The social networking wars move up a gear

Facebook and Google
Facebook and Google are going head to head

Facebook boss Mark Zuckerberg clearly thinks that imitation is the sincerest form of flattery: as he launched an important new Facebook service, he described Google's Facebook rival Google+ as "validation" of his vision.

The future, Zuckerberg says, is social - and it seems that Google agrees with him. With some irony, Zuckerberg is currently the most popular Google+ member.

Zuckerberg was showing off Facebook's new Skype integration, which is likely to be more popular than Google's similar but proprietary Hangout feature in Google+. For now users will be able to use video chat within Facebook, but before long the service will expand so that you can call your Facebook friends on the phone too.

As Chris Smith reports: "If one of your Facebook friends is online and has their phone number listed, you'll be able to call their handset in the same way that you would initiate a text chat. Just like when using your regular Skype app, voice calls to mobile phones will be charged, but it is not yet clear whether members can use Facebook or Skype credit for the service."

The Facebook-Skype deal isn't a surprise - our columnist Gary Marshall predicted such a deal back in May, arguing that "Integrating Skype with Facebook would be a win-win situation for Microsoft and Facebook alike, with the former gaining access to Facebook's massive user base and payment system and the latter getting a voice and video system without having to spend any money building it".

Also, rumours of either a Skype deal or a Skype-a-like have been flying for years - but we are surprised it happened so quickly. It isn't the only new chat feature in Facebook, either: text chat has been beefed up too, so you can now chat with groups of people as well as with individuals.

Nothing is forever

The new features are designed to keep Facebook ahead of the pack as social networking continues its explosive growth. and the number of Like, Tweet, Follow and + buttons on web pages increases accordingly.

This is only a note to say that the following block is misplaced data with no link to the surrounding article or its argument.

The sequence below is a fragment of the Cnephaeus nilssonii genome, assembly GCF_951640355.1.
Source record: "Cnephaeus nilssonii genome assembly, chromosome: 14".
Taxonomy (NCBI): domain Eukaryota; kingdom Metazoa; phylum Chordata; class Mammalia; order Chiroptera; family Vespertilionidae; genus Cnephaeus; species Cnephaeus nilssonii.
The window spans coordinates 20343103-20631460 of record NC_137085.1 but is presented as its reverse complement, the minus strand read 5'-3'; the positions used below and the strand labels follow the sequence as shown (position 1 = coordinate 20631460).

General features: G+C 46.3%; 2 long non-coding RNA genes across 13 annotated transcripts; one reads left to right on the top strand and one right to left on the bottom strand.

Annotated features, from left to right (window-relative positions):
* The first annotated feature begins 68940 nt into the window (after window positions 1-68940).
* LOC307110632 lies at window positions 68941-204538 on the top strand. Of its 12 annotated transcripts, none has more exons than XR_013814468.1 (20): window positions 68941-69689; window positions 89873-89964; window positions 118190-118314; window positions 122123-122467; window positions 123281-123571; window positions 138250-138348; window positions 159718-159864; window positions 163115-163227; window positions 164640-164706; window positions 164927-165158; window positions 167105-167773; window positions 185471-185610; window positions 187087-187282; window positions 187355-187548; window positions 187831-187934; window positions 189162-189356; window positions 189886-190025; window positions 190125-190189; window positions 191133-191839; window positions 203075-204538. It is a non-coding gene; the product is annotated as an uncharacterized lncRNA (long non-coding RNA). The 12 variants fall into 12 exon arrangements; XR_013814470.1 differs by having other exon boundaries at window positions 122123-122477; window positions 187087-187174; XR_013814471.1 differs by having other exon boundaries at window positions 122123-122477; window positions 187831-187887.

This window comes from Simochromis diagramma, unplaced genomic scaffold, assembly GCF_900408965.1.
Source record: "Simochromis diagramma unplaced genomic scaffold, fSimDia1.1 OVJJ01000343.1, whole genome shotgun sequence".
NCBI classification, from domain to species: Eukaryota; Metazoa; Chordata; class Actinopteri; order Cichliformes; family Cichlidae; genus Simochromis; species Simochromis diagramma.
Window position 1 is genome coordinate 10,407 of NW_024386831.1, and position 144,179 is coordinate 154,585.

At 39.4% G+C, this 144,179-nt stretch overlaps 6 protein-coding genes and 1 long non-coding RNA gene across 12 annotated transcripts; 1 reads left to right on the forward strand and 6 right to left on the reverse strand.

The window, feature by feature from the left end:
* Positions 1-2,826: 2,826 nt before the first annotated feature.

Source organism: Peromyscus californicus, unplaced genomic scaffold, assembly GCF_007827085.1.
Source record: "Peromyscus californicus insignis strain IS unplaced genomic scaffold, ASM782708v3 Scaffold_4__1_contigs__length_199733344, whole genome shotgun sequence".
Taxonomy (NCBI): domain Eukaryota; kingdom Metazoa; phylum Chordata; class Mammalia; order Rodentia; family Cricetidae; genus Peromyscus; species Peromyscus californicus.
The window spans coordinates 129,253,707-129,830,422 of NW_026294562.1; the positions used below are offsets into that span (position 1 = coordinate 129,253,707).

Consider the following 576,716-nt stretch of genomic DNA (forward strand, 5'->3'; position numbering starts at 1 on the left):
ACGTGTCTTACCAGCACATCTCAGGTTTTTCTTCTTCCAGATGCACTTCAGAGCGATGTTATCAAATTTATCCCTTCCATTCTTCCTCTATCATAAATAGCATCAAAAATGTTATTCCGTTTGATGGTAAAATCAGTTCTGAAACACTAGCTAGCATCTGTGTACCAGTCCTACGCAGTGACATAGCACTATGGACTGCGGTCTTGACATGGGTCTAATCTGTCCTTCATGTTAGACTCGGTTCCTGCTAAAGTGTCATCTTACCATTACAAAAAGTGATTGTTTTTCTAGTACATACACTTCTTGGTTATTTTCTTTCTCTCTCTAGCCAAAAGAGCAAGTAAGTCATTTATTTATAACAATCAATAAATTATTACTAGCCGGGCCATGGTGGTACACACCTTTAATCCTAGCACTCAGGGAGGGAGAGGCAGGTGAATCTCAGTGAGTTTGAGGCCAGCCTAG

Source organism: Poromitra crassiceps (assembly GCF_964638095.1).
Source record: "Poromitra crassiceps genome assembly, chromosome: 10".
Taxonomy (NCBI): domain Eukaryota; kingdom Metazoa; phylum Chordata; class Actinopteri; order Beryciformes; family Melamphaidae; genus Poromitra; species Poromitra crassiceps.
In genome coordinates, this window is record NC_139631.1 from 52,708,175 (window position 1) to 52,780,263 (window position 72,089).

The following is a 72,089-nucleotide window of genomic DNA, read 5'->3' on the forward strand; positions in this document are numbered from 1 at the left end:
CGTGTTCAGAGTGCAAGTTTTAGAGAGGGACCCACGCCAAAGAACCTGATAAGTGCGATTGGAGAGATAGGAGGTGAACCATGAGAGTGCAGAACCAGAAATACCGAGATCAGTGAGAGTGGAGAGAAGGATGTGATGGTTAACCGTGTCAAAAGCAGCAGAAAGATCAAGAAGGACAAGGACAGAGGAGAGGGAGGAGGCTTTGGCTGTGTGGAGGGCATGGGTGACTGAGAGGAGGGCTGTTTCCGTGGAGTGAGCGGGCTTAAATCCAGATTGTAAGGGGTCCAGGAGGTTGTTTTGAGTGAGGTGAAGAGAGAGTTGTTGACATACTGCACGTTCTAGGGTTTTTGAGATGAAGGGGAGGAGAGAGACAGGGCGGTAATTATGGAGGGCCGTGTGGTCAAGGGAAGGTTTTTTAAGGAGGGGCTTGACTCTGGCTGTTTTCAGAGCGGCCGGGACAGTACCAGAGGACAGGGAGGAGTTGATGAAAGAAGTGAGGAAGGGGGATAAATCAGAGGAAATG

As Zuckerberg explained, "The amount of stuff that is shared today is twice what it was a year ago. That kind of exponential growth is profound... if you look at how sharing is growing, then you can plot this out in the future. So, if this is what people are sharing now then what apps do we have to create to encompass this in the next few years."

While Google and Facebook are using very similar weapons in the battle to be the social networking king, Twitter is taking a slightly different tack: in addition to facilitating angry internet mobs, the service appears to be positioning itself as the place to go when you want to talk to companies.

The firm is changing the rules regarding direct messages, which can't be sent to accounts that don't follow you. In the future, it seems, you'll be able to DM companies even if those companies don't follow you back, turning Twitter into a kind of customer service channel. We very much doubt the rule changes will apply to individual users' accounts, though. Imagine the spam.

For now, Facebook is miles ahead of its rivals, but that doesn't mean it'll stay there: just ask MySpace, the former social networking king, which has been sold to Justin Timberlake - the same Timberlake who played entrepreneur Sean Parker in the Mark Zuckerberg biopic The Social Network - for the equivalent of a few sweet wrappers and shiny beads:

News Corp paid $580 million for it in 2005, but sold it last week for just $35 million. As reader Optimaximal points out, internet empires don't always last. "Once all the fickle userbase has moved on to 'the next big thing' (or you make a monumental PR screw-up that kills everything), all you're left with is a server farm and some obsolete user data."


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